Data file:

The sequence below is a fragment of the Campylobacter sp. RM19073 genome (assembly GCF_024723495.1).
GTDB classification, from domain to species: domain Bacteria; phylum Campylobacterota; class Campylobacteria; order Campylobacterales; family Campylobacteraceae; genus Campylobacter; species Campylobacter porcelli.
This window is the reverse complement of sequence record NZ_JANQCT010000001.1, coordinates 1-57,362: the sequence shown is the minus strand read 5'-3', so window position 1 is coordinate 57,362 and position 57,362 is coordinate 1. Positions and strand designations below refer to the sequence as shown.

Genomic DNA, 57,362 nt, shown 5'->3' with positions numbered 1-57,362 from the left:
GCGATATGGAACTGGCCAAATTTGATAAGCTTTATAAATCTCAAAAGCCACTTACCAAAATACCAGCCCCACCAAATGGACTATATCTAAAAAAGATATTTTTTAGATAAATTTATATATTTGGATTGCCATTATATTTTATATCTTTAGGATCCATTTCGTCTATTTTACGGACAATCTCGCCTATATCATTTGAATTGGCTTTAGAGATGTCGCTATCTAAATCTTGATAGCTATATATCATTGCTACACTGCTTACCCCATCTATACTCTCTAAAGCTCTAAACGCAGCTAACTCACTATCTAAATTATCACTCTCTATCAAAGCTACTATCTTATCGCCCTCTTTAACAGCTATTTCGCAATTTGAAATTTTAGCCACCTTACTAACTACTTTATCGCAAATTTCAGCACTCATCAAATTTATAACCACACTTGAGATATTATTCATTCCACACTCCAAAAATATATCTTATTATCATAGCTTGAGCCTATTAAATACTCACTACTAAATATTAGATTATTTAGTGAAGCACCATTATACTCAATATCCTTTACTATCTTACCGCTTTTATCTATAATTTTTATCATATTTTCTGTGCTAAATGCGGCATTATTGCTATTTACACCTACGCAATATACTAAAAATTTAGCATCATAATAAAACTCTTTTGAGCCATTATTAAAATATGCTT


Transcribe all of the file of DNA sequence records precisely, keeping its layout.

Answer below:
The sequence below is a fragment of the Campylobacter sp. RM19073 genome (assembly GCF_024723495.1).
GTDB classification, from domain to species: domain Bacteria; phylum Campylobacterota; class Campylobacteria; order Campylobacterales; family Campylobacteraceae; genus Campylobacter; species Campylobacter porcelli.
This window is the reverse complement of sequence record NZ_JANQCT010000001.1, coordinates 1-57,362: the sequence shown is the minus strand read 5'-3', so window position 1 is coordinate 57,362 and position 57,362 is coordinate 1. Positions and strand designations below refer to the sequence as shown.

Genomic DNA, 57,362 nt, shown 5'->3' with positions numbered 1-57,362 from the left:
GCGATATGGAACTGGCCAAATTTGATAAGCTTTATAAATCTCAAAAGCCACTTACCAAAATACCAGCCCCACCAAATGGACTATATCTAAAAAAGATATTTTTTAGATAAATTTATATATTTGGATTGCCATTATATTTTATATCTTTAGGATCCATTTCGTCTATTTTACGGACAATCTCGCCTATATCATTTGAATTGGCTTTAGAGATGTCGCTATCTAAATCTTGATAGCTATATATCATTGCTACACTGCTTACCCCATCTATACTCTCTAAAGCTCTAAACGCAGCTAACTCACTATCTAAATTATCACTCTCTATCAAAGCTACTATCTTATCGCCCTCTTTAACAGCTATTTCGCAATTTGAAATTTTAGCCACCTTACTAACTACTTTATCGCAAATTTCAGCACTCATCAAATTTATAACCACACTTGAGATATTATTCATTCCACACTCCAAAAATATATCTTATTATCATAGCTTGAGCCTATTAAATACTCACTACTAAATATTAGATTATTTAGTGAAGCACCATTATACTCAATATCCTTTACTATCTTACCGCTTTTATCTATAATTTTTATCATATTTTCTGTGCTAAATGCGGCATTATTGCTATTTACACCTACGCAATATACTAAAAATTTAGCATCATAATAAAACTCTTTTGAGCCATTATTAAAATATGCTT